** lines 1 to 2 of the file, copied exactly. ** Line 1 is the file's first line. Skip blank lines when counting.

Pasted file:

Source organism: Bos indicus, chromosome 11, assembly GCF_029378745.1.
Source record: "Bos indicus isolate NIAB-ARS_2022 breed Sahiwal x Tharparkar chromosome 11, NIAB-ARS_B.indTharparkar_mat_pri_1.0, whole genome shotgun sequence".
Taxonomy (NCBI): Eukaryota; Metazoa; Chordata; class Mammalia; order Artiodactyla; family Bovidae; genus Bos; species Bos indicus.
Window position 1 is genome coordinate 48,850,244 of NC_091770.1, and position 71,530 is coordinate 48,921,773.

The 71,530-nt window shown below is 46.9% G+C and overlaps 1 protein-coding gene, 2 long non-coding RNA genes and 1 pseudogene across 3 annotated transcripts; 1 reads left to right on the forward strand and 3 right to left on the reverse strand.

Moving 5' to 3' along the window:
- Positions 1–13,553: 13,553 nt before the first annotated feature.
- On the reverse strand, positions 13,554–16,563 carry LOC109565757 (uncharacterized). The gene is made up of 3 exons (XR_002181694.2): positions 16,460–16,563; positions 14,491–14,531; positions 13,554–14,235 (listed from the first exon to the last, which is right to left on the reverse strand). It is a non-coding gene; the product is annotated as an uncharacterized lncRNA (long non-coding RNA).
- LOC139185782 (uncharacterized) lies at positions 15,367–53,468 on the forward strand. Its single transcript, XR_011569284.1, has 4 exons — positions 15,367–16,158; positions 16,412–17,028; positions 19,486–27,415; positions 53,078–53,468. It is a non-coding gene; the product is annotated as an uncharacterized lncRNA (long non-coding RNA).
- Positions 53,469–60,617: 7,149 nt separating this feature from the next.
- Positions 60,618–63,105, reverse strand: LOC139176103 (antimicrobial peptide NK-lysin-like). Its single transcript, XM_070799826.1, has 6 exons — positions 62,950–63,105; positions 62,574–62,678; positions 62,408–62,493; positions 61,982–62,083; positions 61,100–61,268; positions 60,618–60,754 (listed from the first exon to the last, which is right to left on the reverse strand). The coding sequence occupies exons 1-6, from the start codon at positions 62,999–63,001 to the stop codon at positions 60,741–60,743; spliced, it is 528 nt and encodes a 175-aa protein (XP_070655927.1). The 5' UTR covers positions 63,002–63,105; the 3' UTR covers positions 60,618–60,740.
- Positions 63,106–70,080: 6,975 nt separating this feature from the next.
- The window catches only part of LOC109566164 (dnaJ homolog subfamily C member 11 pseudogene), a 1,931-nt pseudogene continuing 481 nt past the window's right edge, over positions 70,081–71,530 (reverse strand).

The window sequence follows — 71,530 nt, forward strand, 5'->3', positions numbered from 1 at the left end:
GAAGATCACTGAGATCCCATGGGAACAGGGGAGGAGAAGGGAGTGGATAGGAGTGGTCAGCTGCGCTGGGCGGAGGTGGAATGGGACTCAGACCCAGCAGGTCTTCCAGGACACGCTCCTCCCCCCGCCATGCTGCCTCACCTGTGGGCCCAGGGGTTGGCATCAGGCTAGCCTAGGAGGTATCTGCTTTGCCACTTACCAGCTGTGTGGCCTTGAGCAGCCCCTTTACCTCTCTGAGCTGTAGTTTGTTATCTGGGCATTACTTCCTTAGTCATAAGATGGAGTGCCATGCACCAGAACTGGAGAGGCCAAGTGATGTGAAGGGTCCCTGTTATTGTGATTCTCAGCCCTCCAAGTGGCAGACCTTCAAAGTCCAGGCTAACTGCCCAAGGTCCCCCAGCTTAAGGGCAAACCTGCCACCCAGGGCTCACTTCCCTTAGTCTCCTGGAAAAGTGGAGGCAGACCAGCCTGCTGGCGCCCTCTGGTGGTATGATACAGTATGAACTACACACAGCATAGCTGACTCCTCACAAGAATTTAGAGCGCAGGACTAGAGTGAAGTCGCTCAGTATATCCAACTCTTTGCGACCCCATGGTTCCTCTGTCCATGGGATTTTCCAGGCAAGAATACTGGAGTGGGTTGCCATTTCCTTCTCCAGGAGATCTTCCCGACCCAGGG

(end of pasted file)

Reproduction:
Source organism: Bos indicus, chromosome 11, assembly GCF_029378745.1.
Source record: "Bos indicus isolate NIAB-ARS_2022 breed Sahiwal x Tharparkar chromosome 11, NIAB-ARS_B.indTharparkar_mat_pri_1.0, whole genome shotgun sequence".